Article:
Civilities and Civil Rights: Greensboro, North Carolina, and the Black Struggle for Freedom

By William H. Chafe | Go to book overview

Notes

For reasons of economy and space, these notes have been abridged for the paperback edition of Civilities and Civil Rights. What follows are summaries of the most important sources used in each chapter. More complete documentation can be found in the hardback edition of Civilities and Civil Rights.


Introduction
1.
Perhaps the best studies of the civil rights revolution have come from participants and journalists. See, e.g., Debbie Lewis, And We Are Not Saved ( New York, 1970); Cleveland Sellers, River of No Return ( New York, 1975); Anne Moody, Coming of Age in Mississippi ( New York, 1968); James Forman, The Making of a Black Revolutionary ( New York, 1975); and Pat Watters and Reese Cleghorn, Climbing Jacob's Ladder: The Arrival of Negroes in Southern Politics ( New York, 1967). One of the best histories of civil rights organizations is August Meier and Elliott Rudwick, CORE: A Study in the Civil Rights Movement, 1942-1968 ( New York, 1973). Other books on the civil rights movement include Louis Lomax, The Negro Revolt ( New York, 1962); David Lewis , King: A Critical Biography ( New York, 1970); and Howard Zinn, SNCC: The New Abolitionists ( Boston, 1964), to name just a few. Carl Brauer, John F. Kennedy and the Second Reconstruction ( New York, 1977), is one of those who argues the importance of presidential initiatives. Among public- opinion surveys of racial attitudes are the following: Samuel Lubell, White and Black: Test of a Nation ( New York, 1964); and Richard Lemon, The Troubled Americans ( New York, 1970); and Angus Campbell, White Attitudes Toward Black People ( Ann Arbor, 1971).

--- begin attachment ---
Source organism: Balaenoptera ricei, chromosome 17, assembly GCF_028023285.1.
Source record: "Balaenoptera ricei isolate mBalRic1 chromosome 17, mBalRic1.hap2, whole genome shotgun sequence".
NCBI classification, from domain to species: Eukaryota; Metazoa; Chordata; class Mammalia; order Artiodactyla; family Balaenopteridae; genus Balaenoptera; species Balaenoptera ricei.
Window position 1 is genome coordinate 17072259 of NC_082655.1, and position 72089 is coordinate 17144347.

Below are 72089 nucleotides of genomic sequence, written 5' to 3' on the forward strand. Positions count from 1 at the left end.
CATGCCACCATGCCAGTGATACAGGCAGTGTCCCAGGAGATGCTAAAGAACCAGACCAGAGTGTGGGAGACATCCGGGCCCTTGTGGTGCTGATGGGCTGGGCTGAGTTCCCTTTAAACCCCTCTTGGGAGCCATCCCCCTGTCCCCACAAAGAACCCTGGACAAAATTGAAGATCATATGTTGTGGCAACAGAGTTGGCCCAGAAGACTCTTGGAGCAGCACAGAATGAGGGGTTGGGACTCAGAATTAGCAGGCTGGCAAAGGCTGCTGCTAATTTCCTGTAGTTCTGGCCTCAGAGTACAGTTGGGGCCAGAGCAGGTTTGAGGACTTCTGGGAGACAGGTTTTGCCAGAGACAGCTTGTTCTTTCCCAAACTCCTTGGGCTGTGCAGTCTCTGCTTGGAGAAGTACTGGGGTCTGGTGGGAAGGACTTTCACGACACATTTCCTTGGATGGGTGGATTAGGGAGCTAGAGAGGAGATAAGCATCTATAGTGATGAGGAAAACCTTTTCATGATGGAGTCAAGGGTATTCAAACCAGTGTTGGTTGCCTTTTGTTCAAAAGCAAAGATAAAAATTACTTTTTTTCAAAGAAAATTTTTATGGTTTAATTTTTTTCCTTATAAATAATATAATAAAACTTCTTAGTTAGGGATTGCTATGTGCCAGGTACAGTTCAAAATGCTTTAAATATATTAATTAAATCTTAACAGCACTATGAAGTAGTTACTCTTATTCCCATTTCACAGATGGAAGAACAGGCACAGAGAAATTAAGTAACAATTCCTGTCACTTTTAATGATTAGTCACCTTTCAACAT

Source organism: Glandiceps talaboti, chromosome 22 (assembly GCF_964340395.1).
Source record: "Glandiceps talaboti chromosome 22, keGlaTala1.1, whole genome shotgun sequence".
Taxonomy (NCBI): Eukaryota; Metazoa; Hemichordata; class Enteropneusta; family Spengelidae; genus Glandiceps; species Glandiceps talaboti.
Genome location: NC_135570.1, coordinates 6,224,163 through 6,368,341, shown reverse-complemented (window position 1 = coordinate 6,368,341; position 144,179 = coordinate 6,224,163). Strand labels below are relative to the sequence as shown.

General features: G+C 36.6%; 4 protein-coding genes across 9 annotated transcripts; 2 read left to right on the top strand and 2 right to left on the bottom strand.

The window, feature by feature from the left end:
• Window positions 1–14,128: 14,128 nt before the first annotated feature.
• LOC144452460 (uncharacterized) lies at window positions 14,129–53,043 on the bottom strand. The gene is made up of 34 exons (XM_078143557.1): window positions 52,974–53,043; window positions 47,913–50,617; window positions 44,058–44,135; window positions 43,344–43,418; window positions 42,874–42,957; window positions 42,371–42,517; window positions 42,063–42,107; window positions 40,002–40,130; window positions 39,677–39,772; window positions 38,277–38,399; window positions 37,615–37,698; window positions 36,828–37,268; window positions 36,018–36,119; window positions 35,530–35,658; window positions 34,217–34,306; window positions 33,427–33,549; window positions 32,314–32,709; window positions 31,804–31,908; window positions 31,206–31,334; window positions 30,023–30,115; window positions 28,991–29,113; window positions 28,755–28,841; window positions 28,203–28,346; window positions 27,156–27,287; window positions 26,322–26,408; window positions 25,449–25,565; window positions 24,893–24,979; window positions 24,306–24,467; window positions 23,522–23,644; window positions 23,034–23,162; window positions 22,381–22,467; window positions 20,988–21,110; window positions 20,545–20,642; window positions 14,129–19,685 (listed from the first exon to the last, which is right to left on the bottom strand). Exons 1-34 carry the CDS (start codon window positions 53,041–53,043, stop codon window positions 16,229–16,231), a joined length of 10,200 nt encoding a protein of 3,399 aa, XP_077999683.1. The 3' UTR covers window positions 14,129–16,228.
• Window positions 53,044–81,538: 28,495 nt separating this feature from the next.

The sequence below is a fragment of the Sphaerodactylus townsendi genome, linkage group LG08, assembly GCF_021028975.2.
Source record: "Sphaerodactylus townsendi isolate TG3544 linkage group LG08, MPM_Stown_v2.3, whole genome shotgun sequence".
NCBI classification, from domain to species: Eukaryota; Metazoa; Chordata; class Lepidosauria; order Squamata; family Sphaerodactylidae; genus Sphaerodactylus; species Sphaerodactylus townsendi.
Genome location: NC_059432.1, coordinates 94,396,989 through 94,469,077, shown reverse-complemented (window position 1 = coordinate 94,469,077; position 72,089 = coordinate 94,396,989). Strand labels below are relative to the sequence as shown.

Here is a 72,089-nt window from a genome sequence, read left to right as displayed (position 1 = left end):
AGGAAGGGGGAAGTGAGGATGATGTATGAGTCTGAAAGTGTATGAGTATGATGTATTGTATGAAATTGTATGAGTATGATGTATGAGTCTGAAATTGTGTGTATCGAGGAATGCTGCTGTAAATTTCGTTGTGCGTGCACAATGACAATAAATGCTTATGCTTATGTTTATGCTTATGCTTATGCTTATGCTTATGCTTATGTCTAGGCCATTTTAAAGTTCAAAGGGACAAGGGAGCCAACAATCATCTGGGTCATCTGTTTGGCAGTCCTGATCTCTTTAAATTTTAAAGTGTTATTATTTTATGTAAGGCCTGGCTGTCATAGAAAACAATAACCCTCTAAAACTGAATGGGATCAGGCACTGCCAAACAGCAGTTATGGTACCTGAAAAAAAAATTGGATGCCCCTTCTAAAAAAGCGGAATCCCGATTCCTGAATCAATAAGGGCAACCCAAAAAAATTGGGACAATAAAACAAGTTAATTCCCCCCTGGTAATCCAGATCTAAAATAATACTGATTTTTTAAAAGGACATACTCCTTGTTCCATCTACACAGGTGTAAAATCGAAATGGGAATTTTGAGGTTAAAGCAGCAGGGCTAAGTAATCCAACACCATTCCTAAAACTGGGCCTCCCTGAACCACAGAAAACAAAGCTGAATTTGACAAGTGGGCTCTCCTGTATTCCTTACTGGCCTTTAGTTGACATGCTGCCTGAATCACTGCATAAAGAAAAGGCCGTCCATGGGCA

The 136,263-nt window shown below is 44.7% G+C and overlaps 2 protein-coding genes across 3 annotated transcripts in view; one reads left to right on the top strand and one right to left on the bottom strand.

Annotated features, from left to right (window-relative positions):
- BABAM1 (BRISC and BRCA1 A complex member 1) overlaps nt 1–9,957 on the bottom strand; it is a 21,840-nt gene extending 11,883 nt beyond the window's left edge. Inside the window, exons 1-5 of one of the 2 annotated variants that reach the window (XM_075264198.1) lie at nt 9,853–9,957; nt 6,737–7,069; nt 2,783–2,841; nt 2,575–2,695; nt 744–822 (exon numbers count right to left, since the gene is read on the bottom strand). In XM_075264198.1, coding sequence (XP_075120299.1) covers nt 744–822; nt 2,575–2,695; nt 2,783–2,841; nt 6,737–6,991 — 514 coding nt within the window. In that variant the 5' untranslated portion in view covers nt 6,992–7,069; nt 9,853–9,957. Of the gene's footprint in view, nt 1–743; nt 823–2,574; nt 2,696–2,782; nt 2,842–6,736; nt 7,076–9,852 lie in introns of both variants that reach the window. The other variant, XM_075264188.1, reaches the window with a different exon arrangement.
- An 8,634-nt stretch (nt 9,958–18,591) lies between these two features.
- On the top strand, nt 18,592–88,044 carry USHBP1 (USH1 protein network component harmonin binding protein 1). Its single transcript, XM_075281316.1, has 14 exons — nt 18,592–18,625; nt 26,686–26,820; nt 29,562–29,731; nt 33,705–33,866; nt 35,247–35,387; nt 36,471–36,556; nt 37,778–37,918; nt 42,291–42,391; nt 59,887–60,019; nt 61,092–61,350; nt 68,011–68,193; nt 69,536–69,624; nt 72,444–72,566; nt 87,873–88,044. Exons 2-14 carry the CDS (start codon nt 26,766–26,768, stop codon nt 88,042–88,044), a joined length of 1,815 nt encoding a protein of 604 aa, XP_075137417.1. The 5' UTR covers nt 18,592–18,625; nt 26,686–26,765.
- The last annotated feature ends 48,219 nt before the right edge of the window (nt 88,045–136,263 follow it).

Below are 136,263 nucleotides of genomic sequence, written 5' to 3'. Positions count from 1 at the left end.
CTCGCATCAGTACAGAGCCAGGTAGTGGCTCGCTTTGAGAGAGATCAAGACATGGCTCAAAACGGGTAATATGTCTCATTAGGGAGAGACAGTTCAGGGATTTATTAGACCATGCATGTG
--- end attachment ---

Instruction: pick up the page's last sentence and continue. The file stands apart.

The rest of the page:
Books on the South, and on southern personalities, include the following: V. O. Key , Southern Politics ( New York, 1950); William C. Harvard (ed.), The Changing Politics of the South ( Baton Rouge, 1972); Jack Bass and Walter

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